1. One or two new geometric sans that will be the choice for almost all new identities and sites. Much like Circular in 2015.
2. Video instead of text and images to sell and explain products and business.
3. The start of an 80’s and 90’s revival where young designers start looking at work done by people like Neville Brody and Terry Jones.
That said. These predictions are for the current common viewports and user interfaces. But with the emerge of virtual reality and augmented reality, products like Google Project Tango, Oculus Rift and the Microsoft HoloLens we will see something completely new. At first visual design inspired by games and sci-fi interfaces, but further on design more suitable for different interior design concepts and personal preferences.
Bram Vanhaeren – Antwerp, Belgium
I believe in 2016, authenticity will play a big role.
We are all well educated and the tools are getting better with the years (Remember Adobe MAX). We will have more time to focus on the “why” because we are winning so much time with improved workflows. Sketch for example – coming this year!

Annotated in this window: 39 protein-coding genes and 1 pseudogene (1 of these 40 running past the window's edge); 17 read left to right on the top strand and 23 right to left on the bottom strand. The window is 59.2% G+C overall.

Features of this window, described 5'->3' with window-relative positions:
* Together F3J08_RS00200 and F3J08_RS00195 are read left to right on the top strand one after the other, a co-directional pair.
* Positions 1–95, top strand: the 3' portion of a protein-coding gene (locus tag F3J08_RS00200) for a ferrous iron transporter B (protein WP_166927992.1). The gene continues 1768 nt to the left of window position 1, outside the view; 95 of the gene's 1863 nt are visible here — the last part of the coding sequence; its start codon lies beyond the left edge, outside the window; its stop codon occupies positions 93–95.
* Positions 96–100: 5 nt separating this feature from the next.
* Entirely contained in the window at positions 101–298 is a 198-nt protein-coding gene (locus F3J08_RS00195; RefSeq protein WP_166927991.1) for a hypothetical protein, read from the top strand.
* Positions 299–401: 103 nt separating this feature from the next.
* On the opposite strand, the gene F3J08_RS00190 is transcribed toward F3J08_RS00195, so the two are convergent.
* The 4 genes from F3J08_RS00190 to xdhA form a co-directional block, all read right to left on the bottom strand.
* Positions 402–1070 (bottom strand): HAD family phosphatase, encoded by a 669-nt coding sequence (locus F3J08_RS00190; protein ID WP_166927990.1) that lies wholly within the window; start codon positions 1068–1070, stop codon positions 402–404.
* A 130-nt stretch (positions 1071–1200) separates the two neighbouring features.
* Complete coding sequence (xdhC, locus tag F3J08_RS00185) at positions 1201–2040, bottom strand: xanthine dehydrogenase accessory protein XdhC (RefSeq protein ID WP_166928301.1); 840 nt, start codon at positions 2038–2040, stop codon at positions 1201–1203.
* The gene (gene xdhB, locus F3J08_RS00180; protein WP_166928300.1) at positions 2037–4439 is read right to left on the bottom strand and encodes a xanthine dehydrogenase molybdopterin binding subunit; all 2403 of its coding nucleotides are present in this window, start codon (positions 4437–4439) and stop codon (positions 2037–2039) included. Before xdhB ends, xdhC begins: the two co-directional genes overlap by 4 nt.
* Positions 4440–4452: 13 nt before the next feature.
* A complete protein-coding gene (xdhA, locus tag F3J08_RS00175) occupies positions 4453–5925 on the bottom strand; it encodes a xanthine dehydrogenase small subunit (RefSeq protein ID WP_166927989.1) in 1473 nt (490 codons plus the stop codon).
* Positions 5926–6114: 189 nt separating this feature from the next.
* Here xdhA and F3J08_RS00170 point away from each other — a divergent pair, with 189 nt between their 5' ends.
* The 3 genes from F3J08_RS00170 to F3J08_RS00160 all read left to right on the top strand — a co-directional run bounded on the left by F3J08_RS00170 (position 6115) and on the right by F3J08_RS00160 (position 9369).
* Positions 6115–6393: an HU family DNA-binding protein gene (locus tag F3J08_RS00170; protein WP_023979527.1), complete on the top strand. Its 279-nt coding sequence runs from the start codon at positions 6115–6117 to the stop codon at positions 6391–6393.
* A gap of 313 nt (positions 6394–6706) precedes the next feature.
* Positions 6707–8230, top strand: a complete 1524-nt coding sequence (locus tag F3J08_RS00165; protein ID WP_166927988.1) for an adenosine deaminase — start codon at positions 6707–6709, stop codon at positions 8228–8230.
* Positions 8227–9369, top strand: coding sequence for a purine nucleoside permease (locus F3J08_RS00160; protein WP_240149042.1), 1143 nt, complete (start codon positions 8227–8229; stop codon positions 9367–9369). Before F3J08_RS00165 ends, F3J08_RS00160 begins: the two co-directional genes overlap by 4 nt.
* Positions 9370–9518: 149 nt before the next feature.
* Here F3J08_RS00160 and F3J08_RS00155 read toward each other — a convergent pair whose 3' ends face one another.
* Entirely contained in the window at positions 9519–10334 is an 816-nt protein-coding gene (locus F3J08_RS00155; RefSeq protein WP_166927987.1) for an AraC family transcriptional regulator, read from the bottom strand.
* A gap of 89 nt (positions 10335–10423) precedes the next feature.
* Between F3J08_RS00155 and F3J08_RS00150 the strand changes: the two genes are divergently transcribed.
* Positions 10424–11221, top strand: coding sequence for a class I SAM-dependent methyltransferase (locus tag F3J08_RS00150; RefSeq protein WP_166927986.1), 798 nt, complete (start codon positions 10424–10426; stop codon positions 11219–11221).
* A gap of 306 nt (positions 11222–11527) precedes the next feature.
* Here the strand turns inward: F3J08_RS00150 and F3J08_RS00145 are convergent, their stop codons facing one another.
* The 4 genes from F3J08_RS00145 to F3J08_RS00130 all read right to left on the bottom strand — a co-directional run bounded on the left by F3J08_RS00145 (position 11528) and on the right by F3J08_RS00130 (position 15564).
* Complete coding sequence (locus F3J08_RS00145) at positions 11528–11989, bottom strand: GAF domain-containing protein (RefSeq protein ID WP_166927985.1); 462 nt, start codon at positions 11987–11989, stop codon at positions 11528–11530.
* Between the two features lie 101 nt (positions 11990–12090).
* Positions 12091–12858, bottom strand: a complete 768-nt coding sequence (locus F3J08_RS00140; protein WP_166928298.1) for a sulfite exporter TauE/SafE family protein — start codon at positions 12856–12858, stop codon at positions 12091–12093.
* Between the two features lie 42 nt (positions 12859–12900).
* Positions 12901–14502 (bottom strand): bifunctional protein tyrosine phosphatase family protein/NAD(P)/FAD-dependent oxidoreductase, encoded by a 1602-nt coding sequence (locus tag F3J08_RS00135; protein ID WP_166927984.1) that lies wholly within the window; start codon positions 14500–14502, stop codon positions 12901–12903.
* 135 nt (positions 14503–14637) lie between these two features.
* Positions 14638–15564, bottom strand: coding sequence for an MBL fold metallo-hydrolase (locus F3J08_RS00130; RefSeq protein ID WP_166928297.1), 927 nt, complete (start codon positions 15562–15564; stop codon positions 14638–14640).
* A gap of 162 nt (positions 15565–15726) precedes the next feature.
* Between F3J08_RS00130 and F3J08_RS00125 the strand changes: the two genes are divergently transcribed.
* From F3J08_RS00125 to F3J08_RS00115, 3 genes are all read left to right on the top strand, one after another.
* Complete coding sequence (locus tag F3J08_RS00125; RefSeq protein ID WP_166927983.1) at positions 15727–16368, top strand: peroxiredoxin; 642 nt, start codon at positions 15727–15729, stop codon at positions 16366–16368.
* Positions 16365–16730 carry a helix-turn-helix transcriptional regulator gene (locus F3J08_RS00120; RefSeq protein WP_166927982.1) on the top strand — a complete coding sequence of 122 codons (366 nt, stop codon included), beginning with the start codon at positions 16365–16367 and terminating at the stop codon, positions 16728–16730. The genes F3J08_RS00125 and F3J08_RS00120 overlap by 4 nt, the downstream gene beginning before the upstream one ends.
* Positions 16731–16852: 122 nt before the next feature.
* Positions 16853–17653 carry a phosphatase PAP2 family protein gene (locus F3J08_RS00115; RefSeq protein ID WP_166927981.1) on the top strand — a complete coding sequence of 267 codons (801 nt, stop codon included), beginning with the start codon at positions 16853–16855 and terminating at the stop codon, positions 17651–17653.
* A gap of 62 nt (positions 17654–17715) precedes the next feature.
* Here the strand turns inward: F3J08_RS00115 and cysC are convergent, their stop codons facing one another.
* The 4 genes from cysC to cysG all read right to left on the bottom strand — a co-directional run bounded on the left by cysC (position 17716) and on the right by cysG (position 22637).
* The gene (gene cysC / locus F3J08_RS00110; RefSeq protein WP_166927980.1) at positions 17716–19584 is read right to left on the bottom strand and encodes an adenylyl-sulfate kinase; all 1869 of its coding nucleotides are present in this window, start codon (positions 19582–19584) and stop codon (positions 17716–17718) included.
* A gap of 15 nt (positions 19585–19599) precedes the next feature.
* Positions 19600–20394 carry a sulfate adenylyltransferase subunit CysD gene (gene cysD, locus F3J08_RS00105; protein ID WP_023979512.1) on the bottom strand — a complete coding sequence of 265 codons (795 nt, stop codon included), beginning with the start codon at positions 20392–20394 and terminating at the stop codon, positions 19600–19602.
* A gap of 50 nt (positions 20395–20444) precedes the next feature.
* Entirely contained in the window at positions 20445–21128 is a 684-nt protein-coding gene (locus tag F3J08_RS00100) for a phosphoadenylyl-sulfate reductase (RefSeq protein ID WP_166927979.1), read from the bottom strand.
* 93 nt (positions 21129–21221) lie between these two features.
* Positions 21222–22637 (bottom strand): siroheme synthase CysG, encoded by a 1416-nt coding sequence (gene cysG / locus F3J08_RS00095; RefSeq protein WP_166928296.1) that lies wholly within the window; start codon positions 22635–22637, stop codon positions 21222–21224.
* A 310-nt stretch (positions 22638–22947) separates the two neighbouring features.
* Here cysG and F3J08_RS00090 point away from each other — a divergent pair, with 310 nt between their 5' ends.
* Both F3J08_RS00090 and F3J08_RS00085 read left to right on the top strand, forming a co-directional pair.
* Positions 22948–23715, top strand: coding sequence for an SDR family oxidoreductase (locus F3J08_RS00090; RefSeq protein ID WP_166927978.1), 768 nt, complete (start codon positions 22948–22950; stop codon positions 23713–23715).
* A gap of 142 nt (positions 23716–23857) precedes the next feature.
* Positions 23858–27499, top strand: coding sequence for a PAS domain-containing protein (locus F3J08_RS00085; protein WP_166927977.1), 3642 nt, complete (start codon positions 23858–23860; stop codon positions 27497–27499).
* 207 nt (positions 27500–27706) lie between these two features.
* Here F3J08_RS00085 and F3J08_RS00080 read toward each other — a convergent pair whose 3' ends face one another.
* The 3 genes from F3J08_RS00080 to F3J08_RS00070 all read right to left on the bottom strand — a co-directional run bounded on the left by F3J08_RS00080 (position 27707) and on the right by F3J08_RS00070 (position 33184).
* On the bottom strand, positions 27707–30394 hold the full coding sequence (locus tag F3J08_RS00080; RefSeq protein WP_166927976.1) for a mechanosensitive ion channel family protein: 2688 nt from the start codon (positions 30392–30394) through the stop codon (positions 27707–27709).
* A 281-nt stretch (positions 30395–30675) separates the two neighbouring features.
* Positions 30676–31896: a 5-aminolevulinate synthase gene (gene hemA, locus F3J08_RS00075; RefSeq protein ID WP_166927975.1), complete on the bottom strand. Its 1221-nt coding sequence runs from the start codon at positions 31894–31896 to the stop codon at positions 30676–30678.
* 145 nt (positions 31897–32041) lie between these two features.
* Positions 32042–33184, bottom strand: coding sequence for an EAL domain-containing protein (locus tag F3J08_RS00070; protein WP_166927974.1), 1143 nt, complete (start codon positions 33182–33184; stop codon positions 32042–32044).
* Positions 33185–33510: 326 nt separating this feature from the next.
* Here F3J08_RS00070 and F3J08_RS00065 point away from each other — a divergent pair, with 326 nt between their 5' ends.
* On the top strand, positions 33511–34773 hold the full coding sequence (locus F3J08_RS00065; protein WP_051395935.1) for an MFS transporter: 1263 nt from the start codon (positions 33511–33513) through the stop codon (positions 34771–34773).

Aldis Hodge – Los Angeles, USA
The budding design trends for the past few years have been compartmentalism (grouping as many gadgets and assets as possible into one thing), remote A.I. communications (replacing real human interaction with digital communication via apps, texting, social media, etc.) and green tech (electric cars, self efficient gadgets). I think trends tend to be cyclical though, so while these will remain, they will however constantly evolve.
I hope green tech will continue to grow. Hopefully A.I. communications will begin to fade because it’s very important to unplug and reconnect in a humane way. I hope our next generation (who already seems addicted to phones and laptops) finds a balance between the two worlds. And as for compartmentalism, I feel like it will continue to persist just because of the curious nature of humanity.
As a watchmaker of fine haute horology (strictly old school mechanical, not digital) my first priority is to make the best working machine with the most awesome design possible. Most of the time I have to force myself to simplify my work because I’m always challenging myself to add more complications. But in my heart I know, I’ll never stop. It’s the curse of an inventor: How much new cool tech can I add and still make it look effortless?